UBC Theses and Dissertations
Transcending sovereignty : locating Indigenous peoples in transboundary water law Archer, Jennifer Lynne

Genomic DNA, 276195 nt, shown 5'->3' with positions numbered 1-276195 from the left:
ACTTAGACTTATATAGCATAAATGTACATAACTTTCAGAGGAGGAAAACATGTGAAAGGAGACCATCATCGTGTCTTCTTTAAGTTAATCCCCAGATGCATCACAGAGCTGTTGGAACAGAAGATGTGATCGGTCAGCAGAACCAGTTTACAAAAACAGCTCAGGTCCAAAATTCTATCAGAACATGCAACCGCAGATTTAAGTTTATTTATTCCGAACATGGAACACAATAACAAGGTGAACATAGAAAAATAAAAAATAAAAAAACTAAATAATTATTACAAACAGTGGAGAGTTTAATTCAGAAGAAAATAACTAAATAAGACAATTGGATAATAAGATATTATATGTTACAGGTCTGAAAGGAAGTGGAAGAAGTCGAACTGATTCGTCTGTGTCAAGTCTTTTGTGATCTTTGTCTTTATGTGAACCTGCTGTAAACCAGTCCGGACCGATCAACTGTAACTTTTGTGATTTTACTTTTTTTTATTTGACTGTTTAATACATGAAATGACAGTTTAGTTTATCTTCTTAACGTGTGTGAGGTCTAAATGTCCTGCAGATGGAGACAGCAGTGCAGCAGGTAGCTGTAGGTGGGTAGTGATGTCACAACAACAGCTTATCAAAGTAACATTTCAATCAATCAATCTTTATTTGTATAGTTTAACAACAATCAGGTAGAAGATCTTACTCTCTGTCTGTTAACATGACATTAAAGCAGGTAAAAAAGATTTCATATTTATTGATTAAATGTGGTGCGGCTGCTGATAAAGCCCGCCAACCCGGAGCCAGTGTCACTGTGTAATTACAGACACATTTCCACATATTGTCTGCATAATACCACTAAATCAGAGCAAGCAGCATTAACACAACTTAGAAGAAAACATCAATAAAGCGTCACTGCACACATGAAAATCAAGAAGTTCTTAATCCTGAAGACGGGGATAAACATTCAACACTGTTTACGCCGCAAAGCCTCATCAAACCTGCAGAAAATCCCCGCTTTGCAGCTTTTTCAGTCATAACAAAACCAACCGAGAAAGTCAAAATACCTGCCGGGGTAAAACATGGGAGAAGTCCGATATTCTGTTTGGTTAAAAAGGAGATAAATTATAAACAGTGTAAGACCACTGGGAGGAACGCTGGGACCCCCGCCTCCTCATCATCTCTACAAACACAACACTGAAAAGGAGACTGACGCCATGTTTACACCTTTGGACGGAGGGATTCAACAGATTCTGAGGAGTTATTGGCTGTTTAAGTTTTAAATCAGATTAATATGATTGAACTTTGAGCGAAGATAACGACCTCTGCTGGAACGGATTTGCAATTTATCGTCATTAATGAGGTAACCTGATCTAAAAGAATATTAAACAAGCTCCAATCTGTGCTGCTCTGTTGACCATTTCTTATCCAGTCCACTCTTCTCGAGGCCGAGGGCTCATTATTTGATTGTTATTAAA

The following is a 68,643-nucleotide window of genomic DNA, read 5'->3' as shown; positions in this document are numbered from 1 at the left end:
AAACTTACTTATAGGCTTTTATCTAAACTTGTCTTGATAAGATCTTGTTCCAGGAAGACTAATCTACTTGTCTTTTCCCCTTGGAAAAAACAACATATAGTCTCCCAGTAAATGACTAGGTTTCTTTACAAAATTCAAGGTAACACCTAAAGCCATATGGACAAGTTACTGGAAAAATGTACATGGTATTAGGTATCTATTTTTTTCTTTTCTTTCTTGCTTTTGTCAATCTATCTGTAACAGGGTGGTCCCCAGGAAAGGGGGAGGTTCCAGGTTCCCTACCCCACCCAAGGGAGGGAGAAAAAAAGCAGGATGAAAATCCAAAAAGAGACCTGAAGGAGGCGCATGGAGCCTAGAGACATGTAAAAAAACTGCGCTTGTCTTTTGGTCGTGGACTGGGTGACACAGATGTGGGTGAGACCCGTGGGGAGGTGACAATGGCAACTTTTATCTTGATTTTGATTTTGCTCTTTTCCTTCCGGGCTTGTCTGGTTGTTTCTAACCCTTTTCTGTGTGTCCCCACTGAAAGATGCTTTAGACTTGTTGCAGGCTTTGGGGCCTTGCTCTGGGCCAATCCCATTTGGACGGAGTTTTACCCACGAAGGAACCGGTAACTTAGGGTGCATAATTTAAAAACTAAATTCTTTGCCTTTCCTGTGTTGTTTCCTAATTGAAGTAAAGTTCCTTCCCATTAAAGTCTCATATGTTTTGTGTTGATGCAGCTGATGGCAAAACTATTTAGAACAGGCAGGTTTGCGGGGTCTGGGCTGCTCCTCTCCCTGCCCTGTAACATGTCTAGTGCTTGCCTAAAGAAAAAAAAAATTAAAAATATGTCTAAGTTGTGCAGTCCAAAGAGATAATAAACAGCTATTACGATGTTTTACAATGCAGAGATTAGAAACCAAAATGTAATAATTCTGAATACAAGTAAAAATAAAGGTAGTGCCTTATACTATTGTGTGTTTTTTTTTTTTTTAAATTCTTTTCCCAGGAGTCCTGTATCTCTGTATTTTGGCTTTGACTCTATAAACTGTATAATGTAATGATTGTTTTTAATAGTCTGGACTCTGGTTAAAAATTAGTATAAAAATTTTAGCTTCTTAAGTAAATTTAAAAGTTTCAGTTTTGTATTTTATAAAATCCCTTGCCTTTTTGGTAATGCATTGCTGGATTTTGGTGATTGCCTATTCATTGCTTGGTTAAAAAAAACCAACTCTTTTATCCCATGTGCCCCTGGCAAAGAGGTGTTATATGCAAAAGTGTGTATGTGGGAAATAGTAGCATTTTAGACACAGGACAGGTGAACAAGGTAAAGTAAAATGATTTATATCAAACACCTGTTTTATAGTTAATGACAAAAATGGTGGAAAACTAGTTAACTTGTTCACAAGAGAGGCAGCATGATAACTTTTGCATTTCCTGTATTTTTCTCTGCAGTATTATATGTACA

All people rely upon water for life. Indigenous peoples are especially vulnerable to water conflicts and yet lack recognition in international water law. This thesis adopts Critical Race Theory to examine the intersection between transboundary water law, the doctrine of sovereignty and the international law of Indigenous peoples. The methodology adopted in this thesis includes: (i) a deconstruction of the UN Watercourse Convention and the doctrine of sovereignty; (ii) a review of Indigenous perspectives on sovereignty; and (iii) a proposal for the reconstruction of transboundary water law in a manner that recognizes the internationally affirmed rights of Indigenous peoples. A deconstruction of the UN Watercourse Convention and related discourse reveals that state-centric approaches to transboundary water law fail to recognize Indigenous peoples’ international rights or the pivotal role that Indigenous peoples’ traditional knowledge might play in transcending conflict. Case examples are provided (Columbia River and Tsangpo-Brahmaputra River) that illustrate the vulnerability of Indigenous peoples in the face of state development agreements. The inequities that exist in international water law are rooted in the historical doctrine of sovereignty which has evolved to subordinate Indigenous peoples’ interests to state interests. Indigenous perspectives regarding sovereignty provide a counter-point to the dominant legal discourse and weave an alternate narrative that challenges the myth of objectivity and neutrality that surrounds the doctrine of sovereignty and international law generally. Once we recognize that sovereignty is a social construct, we can recognize our collective ability to reconstruct international laws in a manner that transcends the sovereign discourse and recognizes the rights of Indigenous peoples. Endorsement of the United Nations Declaration on the Rights of Indigenous Peoples (UNDRIP) is indicative of states’ commitment to recognize Indigenous peoples’ rights throughout the international legal system. This thesis concludes by offering a proposal for reconstructing transboundary water law through a return to ethics and coalition building. Future reform should be directed towards (a) articulating an international water ethic with the critical engagement of Indigenous peoples; and (b) ensuring that river basin organizations are established on every transboundary river in a manner consistent with this shared international water ethic.
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